The National Gallery of Art finally has seen fit to exhibit American useful objects as art. It's about time.

"In Praise of America, 1650-1830" marks a recognition by the Gallery -- for years limited to collecting and exhibiting primarily easel art and sculpture -- that a sofa can be as much a work of art as a painting.

The National Gallery has shown furniture and useful objects before, but only those from foreign and ancient cultures, such as China, Egypt or Africa. Other art museums, including the Metropolitan Museum of Art in New York and the Boston Museum of Fine Arts, have been more generous in their appreciation of working objects. Both have large permanent collections of furniture, silver, china and metalwork from the United States as well as Europe and points east.

But for the National Gallery, the exhibition that opens to the public Sunday (after a preview invitational dinner last night) is a turning point.

Though primarily a furniture show, there are a number of handsome silver pieces, one or two of other metals, and some glass, china and pottery.

It is a collection of 83 masterpieces, all of them works of art -- perhaps more so than much of the so-called "fine art" of the period. And it is easy to understand why. In the 17th and 18th centuries, American society was developing. New homes and sometimes fine mansions couldn't be quickly furnished from abroad since everything came on slow boats from China and Europe. The settlers had brought little with them from across the waters, so they had a great need for chairs to sit on, cupboards to hold their treasures, silver to brew their tea.

A trained craftsman in England was well-advised to immigrate to the American colonies. In cities from Boston to Charleston, a fine wood craftsman would be a man of importance, and soon a man of means.

As this show reveals, most of the ideas they brought with them were from the great furniture pattern books of the times, the published drawings of designers such as Thomas Chippendale and Thomas Sheraton. Most of all, they brought with them great mastery of technique -- probably the greatest skill at working wood that has been known in modern times. Even the country pieces are of a remarkable standard.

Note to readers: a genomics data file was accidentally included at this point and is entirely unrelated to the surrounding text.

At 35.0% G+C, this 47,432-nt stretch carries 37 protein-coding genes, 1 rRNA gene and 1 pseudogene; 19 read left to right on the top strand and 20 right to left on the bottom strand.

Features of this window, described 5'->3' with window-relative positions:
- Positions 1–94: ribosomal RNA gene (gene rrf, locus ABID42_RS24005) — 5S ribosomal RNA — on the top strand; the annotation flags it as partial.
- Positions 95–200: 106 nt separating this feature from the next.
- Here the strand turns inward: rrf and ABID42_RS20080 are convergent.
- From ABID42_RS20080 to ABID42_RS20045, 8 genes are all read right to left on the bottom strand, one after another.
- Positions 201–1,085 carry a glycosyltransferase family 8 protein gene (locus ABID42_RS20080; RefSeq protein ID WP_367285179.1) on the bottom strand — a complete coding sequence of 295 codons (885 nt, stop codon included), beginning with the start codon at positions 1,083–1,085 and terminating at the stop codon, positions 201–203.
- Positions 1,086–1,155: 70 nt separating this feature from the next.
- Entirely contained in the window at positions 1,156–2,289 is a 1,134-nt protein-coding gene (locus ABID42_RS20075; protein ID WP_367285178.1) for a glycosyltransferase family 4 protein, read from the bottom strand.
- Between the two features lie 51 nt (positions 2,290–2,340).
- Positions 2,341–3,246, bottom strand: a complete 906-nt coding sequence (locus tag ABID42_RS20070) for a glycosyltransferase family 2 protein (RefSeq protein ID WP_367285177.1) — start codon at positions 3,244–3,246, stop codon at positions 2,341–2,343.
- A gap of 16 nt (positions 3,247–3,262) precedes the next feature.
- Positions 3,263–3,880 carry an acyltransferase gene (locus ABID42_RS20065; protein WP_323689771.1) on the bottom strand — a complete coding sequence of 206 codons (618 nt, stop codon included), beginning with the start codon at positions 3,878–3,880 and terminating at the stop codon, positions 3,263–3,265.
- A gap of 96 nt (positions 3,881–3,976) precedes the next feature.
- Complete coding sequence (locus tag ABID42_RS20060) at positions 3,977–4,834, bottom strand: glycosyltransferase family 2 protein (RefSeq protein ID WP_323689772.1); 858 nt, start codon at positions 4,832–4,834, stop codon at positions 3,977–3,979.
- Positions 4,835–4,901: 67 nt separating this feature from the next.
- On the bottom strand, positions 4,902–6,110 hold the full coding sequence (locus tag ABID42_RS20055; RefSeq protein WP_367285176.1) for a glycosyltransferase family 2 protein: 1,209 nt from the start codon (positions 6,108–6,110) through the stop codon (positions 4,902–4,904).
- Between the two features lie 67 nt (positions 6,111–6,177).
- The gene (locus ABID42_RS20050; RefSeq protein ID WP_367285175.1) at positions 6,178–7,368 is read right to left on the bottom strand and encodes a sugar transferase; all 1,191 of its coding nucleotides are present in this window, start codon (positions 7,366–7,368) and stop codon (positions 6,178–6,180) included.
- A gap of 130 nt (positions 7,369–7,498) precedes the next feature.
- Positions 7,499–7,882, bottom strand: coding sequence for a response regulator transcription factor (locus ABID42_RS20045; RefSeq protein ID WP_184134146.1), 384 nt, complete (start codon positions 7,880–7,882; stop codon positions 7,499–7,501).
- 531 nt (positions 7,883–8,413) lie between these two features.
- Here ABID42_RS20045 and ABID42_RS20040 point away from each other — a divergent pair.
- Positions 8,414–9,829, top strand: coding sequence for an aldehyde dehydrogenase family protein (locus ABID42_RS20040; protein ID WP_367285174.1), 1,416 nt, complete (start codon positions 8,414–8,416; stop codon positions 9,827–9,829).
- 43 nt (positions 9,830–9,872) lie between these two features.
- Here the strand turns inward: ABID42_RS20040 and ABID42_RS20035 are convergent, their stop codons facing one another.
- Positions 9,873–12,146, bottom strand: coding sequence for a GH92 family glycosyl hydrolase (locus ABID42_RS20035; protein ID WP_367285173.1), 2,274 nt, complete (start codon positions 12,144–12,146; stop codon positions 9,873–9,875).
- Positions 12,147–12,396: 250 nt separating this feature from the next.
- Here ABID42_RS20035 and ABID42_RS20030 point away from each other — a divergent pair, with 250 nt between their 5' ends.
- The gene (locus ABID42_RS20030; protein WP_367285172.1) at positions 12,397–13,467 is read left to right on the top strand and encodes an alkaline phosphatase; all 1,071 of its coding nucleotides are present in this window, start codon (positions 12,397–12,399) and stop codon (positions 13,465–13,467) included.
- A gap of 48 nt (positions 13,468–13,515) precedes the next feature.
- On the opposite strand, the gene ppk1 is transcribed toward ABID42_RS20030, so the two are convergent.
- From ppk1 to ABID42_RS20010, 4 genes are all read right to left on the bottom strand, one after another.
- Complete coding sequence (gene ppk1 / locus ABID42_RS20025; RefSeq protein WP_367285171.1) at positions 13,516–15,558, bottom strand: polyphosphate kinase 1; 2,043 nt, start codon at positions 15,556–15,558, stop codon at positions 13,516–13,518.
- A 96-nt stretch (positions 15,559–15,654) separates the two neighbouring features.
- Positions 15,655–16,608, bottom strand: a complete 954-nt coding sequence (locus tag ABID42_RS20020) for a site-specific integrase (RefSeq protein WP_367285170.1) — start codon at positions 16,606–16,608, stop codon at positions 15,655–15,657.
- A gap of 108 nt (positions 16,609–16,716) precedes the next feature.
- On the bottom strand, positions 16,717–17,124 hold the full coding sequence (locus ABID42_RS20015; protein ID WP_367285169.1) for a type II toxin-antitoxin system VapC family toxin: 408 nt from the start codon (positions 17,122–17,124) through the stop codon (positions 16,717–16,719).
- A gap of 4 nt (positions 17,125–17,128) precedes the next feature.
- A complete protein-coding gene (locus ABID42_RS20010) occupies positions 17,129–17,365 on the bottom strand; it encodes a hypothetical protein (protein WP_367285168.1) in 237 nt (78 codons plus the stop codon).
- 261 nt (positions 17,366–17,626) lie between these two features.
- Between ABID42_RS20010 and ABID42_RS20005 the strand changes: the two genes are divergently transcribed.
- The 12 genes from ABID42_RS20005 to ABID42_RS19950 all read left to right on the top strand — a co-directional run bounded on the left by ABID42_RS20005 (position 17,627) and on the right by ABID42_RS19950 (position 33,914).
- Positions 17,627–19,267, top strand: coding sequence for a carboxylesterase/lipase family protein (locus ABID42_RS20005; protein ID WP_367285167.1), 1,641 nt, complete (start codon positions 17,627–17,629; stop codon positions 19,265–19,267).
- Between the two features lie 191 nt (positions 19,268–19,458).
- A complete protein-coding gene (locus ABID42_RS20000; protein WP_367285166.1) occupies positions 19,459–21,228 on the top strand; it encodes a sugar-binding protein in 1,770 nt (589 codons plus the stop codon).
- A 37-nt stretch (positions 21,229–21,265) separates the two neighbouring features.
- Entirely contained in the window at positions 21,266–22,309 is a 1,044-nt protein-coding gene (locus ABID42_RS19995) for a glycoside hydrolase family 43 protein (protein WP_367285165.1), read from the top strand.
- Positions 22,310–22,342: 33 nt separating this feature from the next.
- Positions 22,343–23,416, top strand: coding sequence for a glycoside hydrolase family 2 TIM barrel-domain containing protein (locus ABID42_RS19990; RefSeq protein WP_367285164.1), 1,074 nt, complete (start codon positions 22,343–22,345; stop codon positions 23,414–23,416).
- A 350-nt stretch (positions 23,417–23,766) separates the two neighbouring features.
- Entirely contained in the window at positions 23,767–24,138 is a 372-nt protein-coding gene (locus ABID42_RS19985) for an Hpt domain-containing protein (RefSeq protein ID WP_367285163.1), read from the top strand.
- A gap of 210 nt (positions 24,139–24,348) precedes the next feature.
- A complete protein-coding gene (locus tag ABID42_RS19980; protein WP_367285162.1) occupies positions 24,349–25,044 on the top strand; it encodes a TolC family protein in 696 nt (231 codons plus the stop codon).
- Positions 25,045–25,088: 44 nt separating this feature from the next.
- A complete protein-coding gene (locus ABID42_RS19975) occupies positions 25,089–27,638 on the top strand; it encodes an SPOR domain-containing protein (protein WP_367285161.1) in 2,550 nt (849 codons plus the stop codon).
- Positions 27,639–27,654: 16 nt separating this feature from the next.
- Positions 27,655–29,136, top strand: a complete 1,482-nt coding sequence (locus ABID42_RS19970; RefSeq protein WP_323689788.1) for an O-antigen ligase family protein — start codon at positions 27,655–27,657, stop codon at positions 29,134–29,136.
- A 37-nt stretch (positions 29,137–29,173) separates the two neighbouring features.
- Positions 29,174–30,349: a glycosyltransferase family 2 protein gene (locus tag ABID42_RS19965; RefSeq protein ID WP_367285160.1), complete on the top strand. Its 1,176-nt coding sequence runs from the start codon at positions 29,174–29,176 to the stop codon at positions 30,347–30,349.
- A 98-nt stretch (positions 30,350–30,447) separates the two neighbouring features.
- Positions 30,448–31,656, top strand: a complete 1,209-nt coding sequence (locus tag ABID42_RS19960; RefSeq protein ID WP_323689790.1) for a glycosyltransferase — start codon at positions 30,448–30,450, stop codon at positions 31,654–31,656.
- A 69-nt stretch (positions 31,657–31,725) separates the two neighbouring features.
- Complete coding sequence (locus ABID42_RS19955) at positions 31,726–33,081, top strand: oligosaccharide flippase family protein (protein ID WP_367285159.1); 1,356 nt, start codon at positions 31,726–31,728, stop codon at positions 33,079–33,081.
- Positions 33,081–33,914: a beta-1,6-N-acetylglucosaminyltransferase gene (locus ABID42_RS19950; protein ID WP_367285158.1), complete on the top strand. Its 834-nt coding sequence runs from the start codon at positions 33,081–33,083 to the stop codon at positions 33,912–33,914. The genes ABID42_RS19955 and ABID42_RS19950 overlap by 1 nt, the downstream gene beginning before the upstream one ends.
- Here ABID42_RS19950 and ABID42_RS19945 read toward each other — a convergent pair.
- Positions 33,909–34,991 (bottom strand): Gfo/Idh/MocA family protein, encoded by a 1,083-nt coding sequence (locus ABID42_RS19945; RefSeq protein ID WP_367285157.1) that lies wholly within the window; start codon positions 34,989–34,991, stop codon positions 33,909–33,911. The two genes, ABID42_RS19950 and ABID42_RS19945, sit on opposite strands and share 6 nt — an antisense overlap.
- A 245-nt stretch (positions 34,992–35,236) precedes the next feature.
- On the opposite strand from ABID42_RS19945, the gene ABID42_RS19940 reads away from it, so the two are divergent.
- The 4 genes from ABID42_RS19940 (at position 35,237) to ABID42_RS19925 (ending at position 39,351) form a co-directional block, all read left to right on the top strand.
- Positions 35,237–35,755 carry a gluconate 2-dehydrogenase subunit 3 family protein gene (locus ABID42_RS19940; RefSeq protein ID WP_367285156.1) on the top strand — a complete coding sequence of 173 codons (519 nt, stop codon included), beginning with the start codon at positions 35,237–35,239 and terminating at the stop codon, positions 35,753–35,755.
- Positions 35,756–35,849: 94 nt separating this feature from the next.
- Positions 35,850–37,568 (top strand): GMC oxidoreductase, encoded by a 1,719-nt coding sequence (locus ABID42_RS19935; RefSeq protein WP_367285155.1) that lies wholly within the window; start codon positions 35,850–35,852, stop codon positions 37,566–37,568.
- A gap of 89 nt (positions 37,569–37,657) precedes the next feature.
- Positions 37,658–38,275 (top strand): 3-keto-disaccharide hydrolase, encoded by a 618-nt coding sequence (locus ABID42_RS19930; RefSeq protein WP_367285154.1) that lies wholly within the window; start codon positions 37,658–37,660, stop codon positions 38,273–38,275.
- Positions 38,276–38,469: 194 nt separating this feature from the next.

Wendy Cooper, the show's competent curator (borrowed from the Boston Museum) presents the objects chronologically, from the relatively simple early pieces to the wild exuberance of the Empire furnishings, from the new land to the established Republic.

At the beginning is a Great Chair from 1660-1665, probably made in Boston. Square and masterful, it has its original Russian leather covering, stuffing and brass tacks, remarkably preserved. "The leather seems to have been scored to release the natural oils," Cooper said, "and perhaps this is why it has lasted so long."

A 1758 Newport chair shows how far comfort design had progressed in 100 years. It has a tall back to cradle the head and soft arms to rest upon. The chair has its original flamestick needlework upholstery on the front and sides, and on the back a needlework picture of hounds chasing deer in a wild paradise. It is the only piece of furniture in the show to be set in a lucite case: "Wouldn't we all love to touch that needlework?" said Cooper.

A slant-front desk (1771 from Chester or Lancaster County, Pa.) is remarkable for its light wood inlay on walnut. On its slant front, the date 1771 -- a wedding? an anniversary? -- is inlaid, along with two stars, a crown encompassing two birds and a name "Reese," obviously of a later date by an inferior craftsman.